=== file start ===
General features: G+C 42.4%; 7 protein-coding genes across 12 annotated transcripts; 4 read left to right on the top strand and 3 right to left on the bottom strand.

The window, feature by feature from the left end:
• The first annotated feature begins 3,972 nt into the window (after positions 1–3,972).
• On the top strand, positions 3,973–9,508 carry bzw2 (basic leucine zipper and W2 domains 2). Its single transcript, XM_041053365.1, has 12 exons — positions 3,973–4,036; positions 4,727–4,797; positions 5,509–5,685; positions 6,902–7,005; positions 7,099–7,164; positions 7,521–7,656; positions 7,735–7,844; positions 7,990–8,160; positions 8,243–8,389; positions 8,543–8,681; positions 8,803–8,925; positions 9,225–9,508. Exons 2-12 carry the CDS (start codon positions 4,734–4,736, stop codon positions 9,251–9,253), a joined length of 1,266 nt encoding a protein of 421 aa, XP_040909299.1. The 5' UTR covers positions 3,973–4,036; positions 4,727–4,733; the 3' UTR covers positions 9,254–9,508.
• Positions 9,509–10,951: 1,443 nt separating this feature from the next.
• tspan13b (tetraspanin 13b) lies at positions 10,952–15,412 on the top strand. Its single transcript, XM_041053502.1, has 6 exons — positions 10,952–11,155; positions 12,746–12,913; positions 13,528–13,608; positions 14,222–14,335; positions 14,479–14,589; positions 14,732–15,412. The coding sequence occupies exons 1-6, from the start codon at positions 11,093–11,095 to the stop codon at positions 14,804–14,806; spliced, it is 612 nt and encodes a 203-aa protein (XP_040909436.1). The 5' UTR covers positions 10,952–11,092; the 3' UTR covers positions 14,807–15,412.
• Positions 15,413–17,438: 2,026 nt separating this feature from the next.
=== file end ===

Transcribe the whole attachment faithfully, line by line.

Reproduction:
General features: G+C 42.4%; 7 protein-coding genes across 12 annotated transcripts; 4 read left to right on the top strand and 3 right to left on the bottom strand.

The window, feature by feature from the left end:
• The first annotated feature begins 3,972 nt into the window (after positions 1–3,972).
• On the top strand, positions 3,973–9,508 carry bzw2 (basic leucine zipper and W2 domains 2). Its single transcript, XM_041053365.1, has 12 exons — positions 3,973–4,036; positions 4,727–4,797; positions 5,509–5,685; positions 6,902–7,005; positions 7,099–7,164; positions 7,521–7,656; positions 7,735–7,844; positions 7,990–8,160; positions 8,243–8,389; positions 8,543–8,681; positions 8,803–8,925; positions 9,225–9,508. Exons 2-12 carry the CDS (start codon positions 4,734–4,736, stop codon positions 9,251–9,253), a joined length of 1,266 nt encoding a protein of 421 aa, XP_040909299.1. The 5' UTR covers positions 3,973–4,036; positions 4,727–4,733; the 3' UTR covers positions 9,254–9,508.
• Positions 9,509–10,951: 1,443 nt separating this feature from the next.
• tspan13b (tetraspanin 13b) lies at positions 10,952–15,412 on the top strand. Its single transcript, XM_041053502.1, has 6 exons — positions 10,952–11,155; positions 12,746–12,913; positions 13,528–13,608; positions 14,222–14,335; positions 14,479–14,589; positions 14,732–15,412. The coding sequence occupies exons 1-6, from the start codon at positions 11,093–11,095 to the stop codon at positions 14,804–14,806; spliced, it is 612 nt and encodes a 203-aa protein (XP_040909436.1). The 5' UTR covers positions 10,952–11,092; the 3' UTR covers positions 14,807–15,412.
• Positions 15,413–17,438: 2,026 nt separating this feature from the next.